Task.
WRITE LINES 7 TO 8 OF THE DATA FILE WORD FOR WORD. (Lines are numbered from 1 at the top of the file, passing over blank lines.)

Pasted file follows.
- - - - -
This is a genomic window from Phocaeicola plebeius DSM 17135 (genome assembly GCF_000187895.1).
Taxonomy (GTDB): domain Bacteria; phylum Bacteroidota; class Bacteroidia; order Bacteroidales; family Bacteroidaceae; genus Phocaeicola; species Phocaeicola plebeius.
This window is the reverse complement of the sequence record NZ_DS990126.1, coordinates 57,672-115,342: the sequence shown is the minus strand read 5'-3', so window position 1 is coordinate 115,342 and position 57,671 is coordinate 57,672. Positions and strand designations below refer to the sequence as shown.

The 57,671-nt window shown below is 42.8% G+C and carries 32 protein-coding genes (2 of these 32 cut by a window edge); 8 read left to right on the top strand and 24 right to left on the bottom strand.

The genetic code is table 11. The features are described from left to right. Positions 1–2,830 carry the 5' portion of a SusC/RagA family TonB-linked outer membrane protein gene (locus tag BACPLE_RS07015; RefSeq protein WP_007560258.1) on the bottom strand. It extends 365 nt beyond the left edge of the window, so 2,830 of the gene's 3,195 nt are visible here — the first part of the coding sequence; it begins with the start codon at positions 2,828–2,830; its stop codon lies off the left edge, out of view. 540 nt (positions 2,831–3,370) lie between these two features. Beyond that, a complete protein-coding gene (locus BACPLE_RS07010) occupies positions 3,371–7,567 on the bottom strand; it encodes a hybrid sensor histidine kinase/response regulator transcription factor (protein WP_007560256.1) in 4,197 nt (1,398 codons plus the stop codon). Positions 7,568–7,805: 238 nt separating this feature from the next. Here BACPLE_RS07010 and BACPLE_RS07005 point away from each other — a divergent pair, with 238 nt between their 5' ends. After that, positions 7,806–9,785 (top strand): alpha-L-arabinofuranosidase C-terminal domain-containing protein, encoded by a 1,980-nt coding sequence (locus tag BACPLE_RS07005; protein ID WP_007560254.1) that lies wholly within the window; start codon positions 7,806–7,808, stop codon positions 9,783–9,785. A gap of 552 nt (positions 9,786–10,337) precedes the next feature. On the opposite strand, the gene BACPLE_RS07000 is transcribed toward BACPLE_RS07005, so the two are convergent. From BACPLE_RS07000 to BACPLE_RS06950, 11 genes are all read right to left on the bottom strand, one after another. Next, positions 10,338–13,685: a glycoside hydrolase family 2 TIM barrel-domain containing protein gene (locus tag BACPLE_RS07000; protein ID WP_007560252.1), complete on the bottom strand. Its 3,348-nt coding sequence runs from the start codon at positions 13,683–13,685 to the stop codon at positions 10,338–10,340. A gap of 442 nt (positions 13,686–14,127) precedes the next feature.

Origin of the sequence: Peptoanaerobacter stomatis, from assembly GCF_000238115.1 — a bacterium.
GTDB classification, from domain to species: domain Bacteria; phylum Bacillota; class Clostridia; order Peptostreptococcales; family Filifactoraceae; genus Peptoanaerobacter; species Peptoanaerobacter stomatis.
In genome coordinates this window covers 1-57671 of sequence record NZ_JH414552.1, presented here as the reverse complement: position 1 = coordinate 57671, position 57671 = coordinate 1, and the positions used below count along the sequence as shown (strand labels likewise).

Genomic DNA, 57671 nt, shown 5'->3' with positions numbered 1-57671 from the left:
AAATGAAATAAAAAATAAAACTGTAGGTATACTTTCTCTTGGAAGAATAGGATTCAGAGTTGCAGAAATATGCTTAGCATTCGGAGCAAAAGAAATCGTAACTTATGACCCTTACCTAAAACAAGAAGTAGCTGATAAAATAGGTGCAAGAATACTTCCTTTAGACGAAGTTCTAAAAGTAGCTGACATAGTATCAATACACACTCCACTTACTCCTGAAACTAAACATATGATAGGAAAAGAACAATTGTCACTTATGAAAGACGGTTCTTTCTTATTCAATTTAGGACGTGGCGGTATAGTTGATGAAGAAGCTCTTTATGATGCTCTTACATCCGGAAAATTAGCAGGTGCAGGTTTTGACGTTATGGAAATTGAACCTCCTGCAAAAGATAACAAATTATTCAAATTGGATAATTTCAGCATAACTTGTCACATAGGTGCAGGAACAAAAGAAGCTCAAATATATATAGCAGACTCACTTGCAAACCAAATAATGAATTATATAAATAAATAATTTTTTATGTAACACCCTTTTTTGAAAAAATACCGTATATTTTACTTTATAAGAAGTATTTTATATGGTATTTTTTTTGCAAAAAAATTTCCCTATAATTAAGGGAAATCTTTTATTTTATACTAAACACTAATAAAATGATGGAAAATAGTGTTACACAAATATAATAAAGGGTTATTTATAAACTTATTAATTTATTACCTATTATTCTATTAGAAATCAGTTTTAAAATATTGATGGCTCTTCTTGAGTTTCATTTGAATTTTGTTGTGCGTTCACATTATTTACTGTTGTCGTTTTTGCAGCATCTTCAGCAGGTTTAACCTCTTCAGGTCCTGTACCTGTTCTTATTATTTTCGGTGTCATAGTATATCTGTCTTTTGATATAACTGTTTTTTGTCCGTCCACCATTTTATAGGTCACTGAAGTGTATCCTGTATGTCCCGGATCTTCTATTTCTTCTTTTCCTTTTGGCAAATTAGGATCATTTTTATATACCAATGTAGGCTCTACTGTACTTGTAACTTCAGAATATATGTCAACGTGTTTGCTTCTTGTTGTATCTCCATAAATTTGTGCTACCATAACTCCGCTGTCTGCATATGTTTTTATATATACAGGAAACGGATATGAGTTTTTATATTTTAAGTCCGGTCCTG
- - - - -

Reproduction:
GTDB classification, from domain to species: domain Bacteria; phylum Bacillota; class Clostridia; order Peptostreptococcales; family Filifactoraceae; genus Peptoanaerobacter; species Peptoanaerobacter stomatis.
In genome coordinates this window covers 1-57671 of sequence record NZ_JH414552.1, presented here as the reverse complement: position 1 = coordinate 57671, position 57671 = coordinate 1, and the positions used below count along the sequence as shown (strand labels likewise).